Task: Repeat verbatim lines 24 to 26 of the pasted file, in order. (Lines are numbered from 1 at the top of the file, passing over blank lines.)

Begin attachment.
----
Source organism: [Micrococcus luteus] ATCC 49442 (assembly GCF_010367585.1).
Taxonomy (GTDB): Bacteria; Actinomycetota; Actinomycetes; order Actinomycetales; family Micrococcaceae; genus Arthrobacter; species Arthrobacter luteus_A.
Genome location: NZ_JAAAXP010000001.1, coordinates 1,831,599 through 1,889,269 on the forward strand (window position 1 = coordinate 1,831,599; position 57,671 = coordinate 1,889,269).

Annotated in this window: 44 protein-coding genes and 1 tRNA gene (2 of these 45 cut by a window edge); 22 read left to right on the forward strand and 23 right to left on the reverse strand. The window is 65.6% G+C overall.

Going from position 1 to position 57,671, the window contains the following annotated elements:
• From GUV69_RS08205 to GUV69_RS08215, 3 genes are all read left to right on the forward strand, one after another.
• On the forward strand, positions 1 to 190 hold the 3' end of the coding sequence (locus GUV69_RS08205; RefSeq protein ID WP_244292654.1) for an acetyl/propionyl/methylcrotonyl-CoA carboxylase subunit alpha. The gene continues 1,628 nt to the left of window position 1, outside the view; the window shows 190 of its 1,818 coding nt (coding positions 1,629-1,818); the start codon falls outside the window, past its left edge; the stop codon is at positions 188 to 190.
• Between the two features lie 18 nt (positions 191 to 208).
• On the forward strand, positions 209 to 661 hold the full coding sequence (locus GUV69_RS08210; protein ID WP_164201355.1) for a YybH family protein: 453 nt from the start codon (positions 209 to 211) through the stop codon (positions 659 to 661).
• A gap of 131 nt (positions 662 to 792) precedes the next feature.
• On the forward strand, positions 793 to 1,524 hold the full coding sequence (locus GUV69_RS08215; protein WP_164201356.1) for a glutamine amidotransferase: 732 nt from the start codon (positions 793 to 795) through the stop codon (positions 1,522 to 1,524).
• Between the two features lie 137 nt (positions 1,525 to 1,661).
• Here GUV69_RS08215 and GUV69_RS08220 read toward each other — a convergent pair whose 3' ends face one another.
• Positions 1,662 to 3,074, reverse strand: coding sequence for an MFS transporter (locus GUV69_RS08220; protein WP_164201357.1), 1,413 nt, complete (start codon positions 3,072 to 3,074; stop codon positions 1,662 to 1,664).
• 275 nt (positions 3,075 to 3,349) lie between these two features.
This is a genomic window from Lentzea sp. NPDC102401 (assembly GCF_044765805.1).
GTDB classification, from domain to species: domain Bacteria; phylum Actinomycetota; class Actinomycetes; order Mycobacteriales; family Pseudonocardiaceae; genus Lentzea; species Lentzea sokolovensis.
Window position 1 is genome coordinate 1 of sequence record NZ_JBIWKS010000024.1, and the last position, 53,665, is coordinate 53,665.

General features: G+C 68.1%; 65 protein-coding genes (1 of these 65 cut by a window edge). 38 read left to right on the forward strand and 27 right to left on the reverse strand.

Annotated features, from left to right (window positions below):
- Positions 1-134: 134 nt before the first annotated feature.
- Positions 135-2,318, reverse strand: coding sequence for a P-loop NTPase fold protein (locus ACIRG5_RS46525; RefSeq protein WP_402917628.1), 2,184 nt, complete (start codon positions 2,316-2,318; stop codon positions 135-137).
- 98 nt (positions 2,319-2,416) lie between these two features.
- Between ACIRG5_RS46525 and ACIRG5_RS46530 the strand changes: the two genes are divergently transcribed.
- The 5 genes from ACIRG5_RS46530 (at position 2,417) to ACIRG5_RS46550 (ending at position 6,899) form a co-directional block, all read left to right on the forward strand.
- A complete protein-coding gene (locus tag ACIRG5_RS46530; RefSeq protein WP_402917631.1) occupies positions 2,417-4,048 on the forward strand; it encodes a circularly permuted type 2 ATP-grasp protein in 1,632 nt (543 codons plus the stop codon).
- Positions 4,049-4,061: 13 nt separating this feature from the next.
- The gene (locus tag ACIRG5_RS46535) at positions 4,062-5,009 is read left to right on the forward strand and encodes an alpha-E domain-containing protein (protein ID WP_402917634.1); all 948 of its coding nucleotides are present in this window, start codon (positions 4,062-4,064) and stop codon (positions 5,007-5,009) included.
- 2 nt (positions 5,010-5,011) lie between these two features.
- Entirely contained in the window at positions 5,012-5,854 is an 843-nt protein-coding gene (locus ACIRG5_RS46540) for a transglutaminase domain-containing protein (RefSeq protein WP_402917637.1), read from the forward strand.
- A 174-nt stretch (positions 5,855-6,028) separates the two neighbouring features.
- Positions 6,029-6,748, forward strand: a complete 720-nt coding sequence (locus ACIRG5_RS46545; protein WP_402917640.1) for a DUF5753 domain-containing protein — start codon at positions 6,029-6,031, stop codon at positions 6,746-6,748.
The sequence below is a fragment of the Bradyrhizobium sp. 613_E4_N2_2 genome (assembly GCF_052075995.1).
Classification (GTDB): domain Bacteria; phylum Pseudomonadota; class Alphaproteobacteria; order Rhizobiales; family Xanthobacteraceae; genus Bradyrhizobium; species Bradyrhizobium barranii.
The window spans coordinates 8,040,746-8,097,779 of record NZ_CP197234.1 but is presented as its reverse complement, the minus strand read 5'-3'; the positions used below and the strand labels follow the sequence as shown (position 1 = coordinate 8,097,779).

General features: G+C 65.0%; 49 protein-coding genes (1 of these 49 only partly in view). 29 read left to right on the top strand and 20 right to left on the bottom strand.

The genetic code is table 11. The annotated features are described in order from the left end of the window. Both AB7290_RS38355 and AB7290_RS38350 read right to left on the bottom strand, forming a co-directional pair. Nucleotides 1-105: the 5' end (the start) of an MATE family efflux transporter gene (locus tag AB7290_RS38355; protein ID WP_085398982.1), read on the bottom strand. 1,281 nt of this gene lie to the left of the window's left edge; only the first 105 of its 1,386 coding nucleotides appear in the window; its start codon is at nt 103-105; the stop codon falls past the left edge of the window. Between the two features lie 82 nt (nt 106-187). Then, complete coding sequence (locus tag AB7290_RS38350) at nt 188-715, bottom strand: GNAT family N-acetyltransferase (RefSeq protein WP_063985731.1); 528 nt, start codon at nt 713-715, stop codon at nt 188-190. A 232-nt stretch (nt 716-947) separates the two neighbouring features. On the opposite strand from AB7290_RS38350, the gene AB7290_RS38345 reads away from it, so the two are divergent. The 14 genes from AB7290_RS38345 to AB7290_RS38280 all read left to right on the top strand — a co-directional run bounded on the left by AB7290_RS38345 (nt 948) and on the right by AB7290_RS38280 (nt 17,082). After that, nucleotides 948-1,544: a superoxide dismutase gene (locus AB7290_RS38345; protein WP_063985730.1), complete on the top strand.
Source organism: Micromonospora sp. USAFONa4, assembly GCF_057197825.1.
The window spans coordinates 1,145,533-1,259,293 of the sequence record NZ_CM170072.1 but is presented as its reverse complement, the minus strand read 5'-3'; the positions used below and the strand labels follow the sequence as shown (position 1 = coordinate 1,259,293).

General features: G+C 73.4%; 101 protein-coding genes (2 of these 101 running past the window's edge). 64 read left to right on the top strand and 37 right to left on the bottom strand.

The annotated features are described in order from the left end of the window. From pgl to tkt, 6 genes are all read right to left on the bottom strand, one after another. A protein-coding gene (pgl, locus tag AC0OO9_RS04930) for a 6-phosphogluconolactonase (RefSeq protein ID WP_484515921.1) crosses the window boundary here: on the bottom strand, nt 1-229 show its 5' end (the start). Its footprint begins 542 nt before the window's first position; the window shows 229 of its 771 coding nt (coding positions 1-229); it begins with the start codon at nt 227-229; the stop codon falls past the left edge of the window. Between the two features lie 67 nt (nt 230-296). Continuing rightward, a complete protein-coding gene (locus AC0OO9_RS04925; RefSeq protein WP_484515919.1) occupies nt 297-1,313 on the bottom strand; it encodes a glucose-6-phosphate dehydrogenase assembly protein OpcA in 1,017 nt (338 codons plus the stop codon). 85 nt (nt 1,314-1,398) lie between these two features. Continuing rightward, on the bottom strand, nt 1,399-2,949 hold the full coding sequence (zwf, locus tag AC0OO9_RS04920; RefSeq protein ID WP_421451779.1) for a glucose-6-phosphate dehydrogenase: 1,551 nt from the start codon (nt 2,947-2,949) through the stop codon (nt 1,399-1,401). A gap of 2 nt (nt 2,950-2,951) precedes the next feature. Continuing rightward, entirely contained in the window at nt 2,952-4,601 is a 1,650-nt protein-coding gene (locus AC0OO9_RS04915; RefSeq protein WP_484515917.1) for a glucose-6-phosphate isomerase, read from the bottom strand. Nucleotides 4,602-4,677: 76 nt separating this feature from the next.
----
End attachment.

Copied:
- Between ACIRG5_RS46525 and ACIRG5_RS46530 the strand changes: the two genes are divergently transcribed.
- The 5 genes from ACIRG5_RS46530 (at position 2,417) to ACIRG5_RS46550 (ending at position 6,899) form a co-directional block, all read left to right on the forward strand.
- A complete protein-coding gene (locus tag ACIRG5_RS46530; RefSeq protein WP_402917631.1) occupies positions 2,417-4,048 on the forward strand; it encodes a circularly permuted type 2 ATP-grasp protein in 1,632 nt (543 codons plus the stop codon).